Tag Archives | Citrix

GoToMeeting Gets Videoconferencing

Built-in videoconferencing is an almost-standard feature in Web conferencing services these days–it’s even in SlideShare’s free Zipcast. It has, however, been missing from one of the biggest names in the business: Citrix’s GoToMeeting. But Citrix is announcing today that HDFaces, the video feature it revealed last October is going live after a bit of a delay. The company told me about the new feature last week in an appropriate way: it let me participate in a GoToMeeting session that used it. (That’s three folks from Citrix and me in the screenshot above.) Even though I was on so-so hotel Wi-Fi, it worked well.

HDFaces lets up to six people partake in a video conversation, with each person appearing in a window up to 640-by-480 in resolution. (The “HD” presumably refers to the maximum combined resolution of all the streaming video if six people are online at once–1920 by 960.) The technology adjusts for the bandwidth available: during the demo I got, the picture and audio stayed in sync and the session was about 98 percent free of choppiness or other obvious defects. As you’d expect, the video windows are integrated with GoToMeeting’s existing desktop sharing, text chat, and other features.

Starting today, HDFaces will be included at no extra charge as part of a standard GoToMeeting account, which costs $49 a month or $468 a year for unlimited meetings. (That’s for the host–it doesn’t cost anything to attend.)¬†Archrival Webex already has videoconferencing in both its browser-based version and its iPad application: Citrix says it intends to bring the video feature to its mobile apps in the future.



Nirvana! In a Phone!

For several years now, I’ve been telling people that I think the future of personal computing and communications involves all desktops and most laptops eventually going away, and the PC becoming a smartphone with a continuous broadband connection. When we need more display real estate and a good keyboard, we’ll use screens and keyboards which will be conveniently located all over the place, which can instantly make a wireless connection with our smartphone.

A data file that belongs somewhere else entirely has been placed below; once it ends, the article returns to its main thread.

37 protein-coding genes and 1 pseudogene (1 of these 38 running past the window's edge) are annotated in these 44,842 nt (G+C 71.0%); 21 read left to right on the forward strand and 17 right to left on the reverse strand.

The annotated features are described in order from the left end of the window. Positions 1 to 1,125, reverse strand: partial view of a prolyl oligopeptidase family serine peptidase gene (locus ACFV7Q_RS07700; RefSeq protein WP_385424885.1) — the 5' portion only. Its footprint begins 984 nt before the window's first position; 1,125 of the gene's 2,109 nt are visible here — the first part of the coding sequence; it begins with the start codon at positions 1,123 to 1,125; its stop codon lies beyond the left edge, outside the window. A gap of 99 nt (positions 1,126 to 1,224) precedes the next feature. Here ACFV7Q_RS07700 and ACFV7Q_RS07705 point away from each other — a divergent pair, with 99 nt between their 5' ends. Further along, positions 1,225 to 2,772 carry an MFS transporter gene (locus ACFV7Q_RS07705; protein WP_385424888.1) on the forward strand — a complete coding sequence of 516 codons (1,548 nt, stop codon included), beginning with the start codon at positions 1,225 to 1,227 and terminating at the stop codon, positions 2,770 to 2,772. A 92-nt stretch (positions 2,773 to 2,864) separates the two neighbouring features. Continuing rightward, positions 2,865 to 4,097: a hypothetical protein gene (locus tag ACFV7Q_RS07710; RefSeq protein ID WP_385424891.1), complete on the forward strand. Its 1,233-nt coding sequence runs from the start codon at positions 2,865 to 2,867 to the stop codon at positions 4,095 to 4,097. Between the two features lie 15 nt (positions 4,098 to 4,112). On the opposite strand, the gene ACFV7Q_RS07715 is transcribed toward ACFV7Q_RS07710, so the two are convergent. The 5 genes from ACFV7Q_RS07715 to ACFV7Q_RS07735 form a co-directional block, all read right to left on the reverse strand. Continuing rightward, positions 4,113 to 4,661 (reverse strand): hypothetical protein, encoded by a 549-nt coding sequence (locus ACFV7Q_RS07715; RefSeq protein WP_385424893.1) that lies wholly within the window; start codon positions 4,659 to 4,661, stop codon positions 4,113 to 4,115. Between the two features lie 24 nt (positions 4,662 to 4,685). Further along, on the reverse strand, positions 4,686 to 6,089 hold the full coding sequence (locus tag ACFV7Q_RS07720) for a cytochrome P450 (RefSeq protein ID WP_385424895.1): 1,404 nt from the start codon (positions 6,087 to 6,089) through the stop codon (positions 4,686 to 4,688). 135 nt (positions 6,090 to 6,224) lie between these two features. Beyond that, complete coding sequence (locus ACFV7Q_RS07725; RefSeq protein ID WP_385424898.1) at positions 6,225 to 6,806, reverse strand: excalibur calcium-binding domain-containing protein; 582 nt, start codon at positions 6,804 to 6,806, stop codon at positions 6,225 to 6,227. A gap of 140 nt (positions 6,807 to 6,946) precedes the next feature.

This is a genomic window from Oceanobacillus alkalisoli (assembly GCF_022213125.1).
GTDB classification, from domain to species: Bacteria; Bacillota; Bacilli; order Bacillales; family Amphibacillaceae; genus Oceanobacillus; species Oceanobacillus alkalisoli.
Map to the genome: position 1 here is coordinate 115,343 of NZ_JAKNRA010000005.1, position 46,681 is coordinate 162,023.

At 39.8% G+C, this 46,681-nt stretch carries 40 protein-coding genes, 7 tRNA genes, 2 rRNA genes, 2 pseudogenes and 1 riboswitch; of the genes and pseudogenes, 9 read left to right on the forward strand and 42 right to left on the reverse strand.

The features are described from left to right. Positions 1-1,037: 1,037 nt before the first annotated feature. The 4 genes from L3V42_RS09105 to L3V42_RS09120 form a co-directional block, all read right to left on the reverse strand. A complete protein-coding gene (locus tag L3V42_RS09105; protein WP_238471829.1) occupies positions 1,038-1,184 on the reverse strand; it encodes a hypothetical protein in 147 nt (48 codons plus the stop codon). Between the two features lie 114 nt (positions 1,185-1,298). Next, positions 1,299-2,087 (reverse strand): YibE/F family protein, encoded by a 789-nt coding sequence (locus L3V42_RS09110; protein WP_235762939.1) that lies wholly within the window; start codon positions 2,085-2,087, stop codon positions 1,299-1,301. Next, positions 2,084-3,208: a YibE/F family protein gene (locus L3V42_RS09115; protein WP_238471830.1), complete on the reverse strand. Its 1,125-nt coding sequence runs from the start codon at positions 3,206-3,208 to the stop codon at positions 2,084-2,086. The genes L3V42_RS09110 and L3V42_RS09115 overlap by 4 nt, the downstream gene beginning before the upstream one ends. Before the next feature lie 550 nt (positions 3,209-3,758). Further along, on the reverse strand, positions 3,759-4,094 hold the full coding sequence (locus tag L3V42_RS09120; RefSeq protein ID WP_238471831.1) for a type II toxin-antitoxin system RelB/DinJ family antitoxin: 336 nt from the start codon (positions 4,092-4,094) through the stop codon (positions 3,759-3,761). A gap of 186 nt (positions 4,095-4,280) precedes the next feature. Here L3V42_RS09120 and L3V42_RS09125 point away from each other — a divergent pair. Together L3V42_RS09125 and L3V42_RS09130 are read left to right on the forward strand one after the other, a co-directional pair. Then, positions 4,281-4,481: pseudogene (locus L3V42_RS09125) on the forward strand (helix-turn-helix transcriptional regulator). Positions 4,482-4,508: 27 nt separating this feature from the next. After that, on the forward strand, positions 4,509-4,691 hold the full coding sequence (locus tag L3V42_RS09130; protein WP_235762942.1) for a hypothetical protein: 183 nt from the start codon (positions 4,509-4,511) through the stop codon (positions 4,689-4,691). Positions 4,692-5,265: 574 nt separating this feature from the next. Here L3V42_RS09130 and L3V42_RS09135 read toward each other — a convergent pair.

We’re not there yet. Actually we’ve got a long way to go until we get there. But here’s an interesting piece by VentureBeat’s Anthony Ha about the Nirvana project–whose goal is to bring parts of this idea to reality right now…


Is Microsoft Preparing to Announce a Yahoo Search Deal?

Microsoft may be ready to inject some sizzle into its jaded romance with Yahoo. Jeffries investment bank analyst Katherine Egbert is reporting that Microsoft registered a limited liability company (LLC) in Delaware last week–a move that she believes could precipitate an acquisition or joint venture.

Microsoft also recently disclosed that it is issuing bonds, making an acquisition more of a likelihood.

Egbert suggested that Microsoft’s target may be desktop and virtualization management software maker Citrix, but Yahoo is also a highly candidate. The timing for Yahoo would fits in light of news that Microsoft intends to invest up to $100 million to advertise its “Bing” (or something) search engine.

That investment makes little sense unless Microsoft has a more compelling service and a greater flow of traffic to Bing. A deal with Yahoo would be a means to those ends, and it has repeatedly been on the table for months.

I’m happy using Google for search, so I would need to see some stunning search results before I make the switch. To put it bluntly, Microsoft might be blowing its $100 million on another failed consumer venture, and I believe that a Citrix deal would make more sense in the long term.

The first thing that comes to mind when I think about what’s in it for Microsoft is deploying virtual desktop environments within enterprises. Cloud computing and server-based virtualization are other areas where Microsoft would benefit. Strategically, acquiring Citrix would help Microsoft compete with VMware–one of the software giant’s greatest bete noires at the moment.

Whether Microsoft’s machinations involve Yahoo, Citrix, or something else, keep an ear out for news out of Redmond within the coming days or weeks.

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